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50 SECTION 5.0 Enacting New Funding Mechanisms for Public Transportation 5.1 Steps for Successful For a plan or program of investments to be funded, leg- Implementation of New or islators, community leaders, and voters must be confident Enhanced Funding Mechanisms in the specific investments proposed, the benefits expected, and the rationales for each element. Experience has shown Over the past decade or so, important lessons have emerged that, until recently, legislators and/or voters have been re- from around the country on the steps that are necessary to luctant to support new funding initiatives unless they in- successfully propose and enact new or enhanced funding clude the following: mechanisms for public transportation. Legislative initiatives Mixes of improvement types, e.g., highway, transit, and and popular referenda require the same basic steps to succeed non-motorized improvements;76 in implementing new or enhanced revenue sources. These Specific improvements and projects; steps are the following: Balance (however "balance" is defined locally, e.g., re- sources directed to local as well as regional priorities and Develop a consensus on the scope of current and future problems) in the location of improvements; transit needs and on the importance of actions to address Clear rationales, including the expected benefits as well them. as the consequences of failing to act; and Public transportation needs and funding should not Sound arguments and documentation to deflect issues be separated. The perception of a need is the most pow- that critics may raise over the proposed investment pro- erful motivator for funding decisions. The expression of gram and/or funding strategy. needs must include not only a clear statement of the ben- Identify clearly established roles, responsibilities, and efits of the investment, but also a statement of the vari- procedures for executing the funding and investment ous costs of not making the investment. In order to trig- strategy and implementing the proposed improvements. ger broad-based support for new funding for transit Intergovernmental roles and relationships must be clearly investment, a consensus must be established that trans- spelled out with regard to how investment decisions are to portation problems exist that, if unaddressed, will have be made, who and what organization(s) are responsible for broad and unacceptable consequences for citizens, busi- execution of the program, and how agencies and organiza- ness, and industry. tions are to partner for the program to succeed. There must Typically, a wide-ranging dialogue is needed on the be no ambiguity, and the legislators and community leaders scope and nature of the transportation challenges and on and citizens must have trust in the agencies and processes to the consequences of not acting, i.e., a coordinated effort is be used in committing the new resources. needed, as described in the later steps, to educate various In addition, actions must be taken--legislative, regula- stakeholders and community leaders through a compre- tory, and administrative--to ensure that the respective hensive public education campaign that draws on com- agencies and organizations have adequate authority to col- plete and credible information and analysis. lect, expend, and encumber revenues; incur debt; contract; Develop a specific plan and program of investments for which additional funding is needed and demon- 76More recently, legislators and voters have enacted, or are poised to enact, strate the benefits that are expected from the proposed substantial independent transit-specific funding initiatives, including mea- investments. sures in Seattle, San Francisco, and Denver.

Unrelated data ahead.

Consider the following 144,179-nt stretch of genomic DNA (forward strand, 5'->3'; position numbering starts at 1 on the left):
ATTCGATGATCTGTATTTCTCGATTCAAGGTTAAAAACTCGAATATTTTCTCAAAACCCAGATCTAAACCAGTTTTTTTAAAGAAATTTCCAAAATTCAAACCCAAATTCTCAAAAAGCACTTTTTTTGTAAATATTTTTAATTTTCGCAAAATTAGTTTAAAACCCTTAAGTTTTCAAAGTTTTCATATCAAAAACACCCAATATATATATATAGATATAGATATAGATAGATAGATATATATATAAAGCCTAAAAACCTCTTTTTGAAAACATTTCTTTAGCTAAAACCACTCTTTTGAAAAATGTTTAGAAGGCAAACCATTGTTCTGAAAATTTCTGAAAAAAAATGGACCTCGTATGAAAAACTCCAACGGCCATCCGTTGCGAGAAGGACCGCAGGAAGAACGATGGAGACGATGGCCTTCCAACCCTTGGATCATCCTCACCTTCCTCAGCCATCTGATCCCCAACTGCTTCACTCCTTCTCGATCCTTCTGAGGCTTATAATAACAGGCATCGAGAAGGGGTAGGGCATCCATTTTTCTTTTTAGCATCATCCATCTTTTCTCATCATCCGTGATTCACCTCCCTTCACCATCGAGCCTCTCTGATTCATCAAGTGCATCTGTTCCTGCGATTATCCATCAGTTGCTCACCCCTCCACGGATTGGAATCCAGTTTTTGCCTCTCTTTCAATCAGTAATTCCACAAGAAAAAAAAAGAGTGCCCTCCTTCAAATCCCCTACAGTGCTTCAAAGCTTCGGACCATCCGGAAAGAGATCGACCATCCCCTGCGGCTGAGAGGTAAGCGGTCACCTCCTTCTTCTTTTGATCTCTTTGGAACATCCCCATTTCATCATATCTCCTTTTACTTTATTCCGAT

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51 and undertake other activities necessary to fully execute the Financial support from nongovernmental sources in program. State legislative actions may be necessary as well amounts of several hundreds of thousands of dollars to as legislative actions by local jurisdictions. Memorandums underwrite a sustained, multiyear campaign; of Understanding (MOUs) and other formal mechanisms Participation of experienced public relations and legal may be necessary to ensure that clear lines of authority and professionals to advise and conduct elements of the effective procedures are in place to budget, obligate, and campaign; oversee the expenditure of new funds. Extensive and continuous monitoring of public opinion Describe the funding sources in detail and provide the to help shape the investment program, identify the rationales for their use. sources of funds, and build the institutional structure to There may be several funding sources for consideration in be used; increasing transit investment. Selecting the most appropri- Preparation to both understand and rebut arguments ate sources(s) requires a thorough evaluation of the alterna- from opponents; and tives across a number of key criteria (as previously noted) Preparation of a wide range of activities and products and an understanding among stakeholders, citizens, and for use in presenting issues and proposals to the public, community and political leaders of the rationales for pursu- including both electronic and print media strategies, a ing particular sources. range of public education materials, and spokespersons Design and carry out a public education and advocacy and materials needed to make regular presentations to plan and campaign.77 the public and various interest groups. The act of raising new funds for transportation invest- Develop sustained leadership and demonstrable, sus- ment (or any other worthy public purpose) involves the tained support. equivalent of a political "campaign" since it is likely that for- Every campaign requires enlightened, sustained, and ac- mal public approval will be required at some point, either tive leadership from individuals and organizations that are through referenda or through the legislative or administra- recognized as community leaders. Typically, this means tive actions of elected officials. that champions for the initiative must be recruited from As with any campaign, both sustained leadership and business, industry, and politics. It also means, as men- adequate funding are needed. Typically, campaigns rely tioned above, constant, up-to-date understanding of pop- on regular polling to test public response while prob- ular sentiment around the issues involved and the propos- lems, plans, rationales, and funding alternatives are pre- als being considered and advocated. sented and discussed. In addition, a full range of com- Leadership plays a key role in arriving at final funding munications strategies and products are needed to ensure proposals and investment plans, advocating those propos- that the public education process is comprehensive and als actively in the community, and responding to criticisms continuous. that are inevitably raised when new public revenue-raising In successful cases of regional transportation funding ini- initiatives or specific projects are proposed. tiatives in Houston, San Diego, St. Louis, and Seattle, public Lay out a clear and reasonable timetable. education and advocacy efforts have shared several charac- Transportation funding initiatives typically take many teristics that should be considered in any effort to raise new months to plan, detail, promote, and enact. A typical transit or transportation revenues. Among the most impor- timetable may involve 2 years or more, depending on the tant of these characteristics are the following: scope of the issues involved, the knowledge of community Sustained involvement of effective leaders, with an em- leaders and the electorate, "friction" in the political arena phasis on participation by influential individuals and over public service priorities and revenue raising, and the community leaders from outside the ranks of elected potential for bipartisan consensus building and decision officials; making. Sustained support from key elected officials at all levels; It also is not uncommon for a new transit or transporta- Formal involvement of stakeholders and citizens repre- tion funding initiative to fail on the first attempt to garner senting the broadest array of interests and organizations; public approval. While the percentage of transportation Creation of formal coalitions or organizations to co- funding initiatives approved in recent years has risen, there ordinate, direct, and channel resources and advocacy are always examples of initiatives turned down at the polls activities; largely because one or more of the steps noted above was not carried out effectively. 77 The Center for Transportation Excellence provides useful information on Researchers at the Institute of Transportation Studies at advocacy strategies and techniques at the University of California at Berkeley sharpened the focus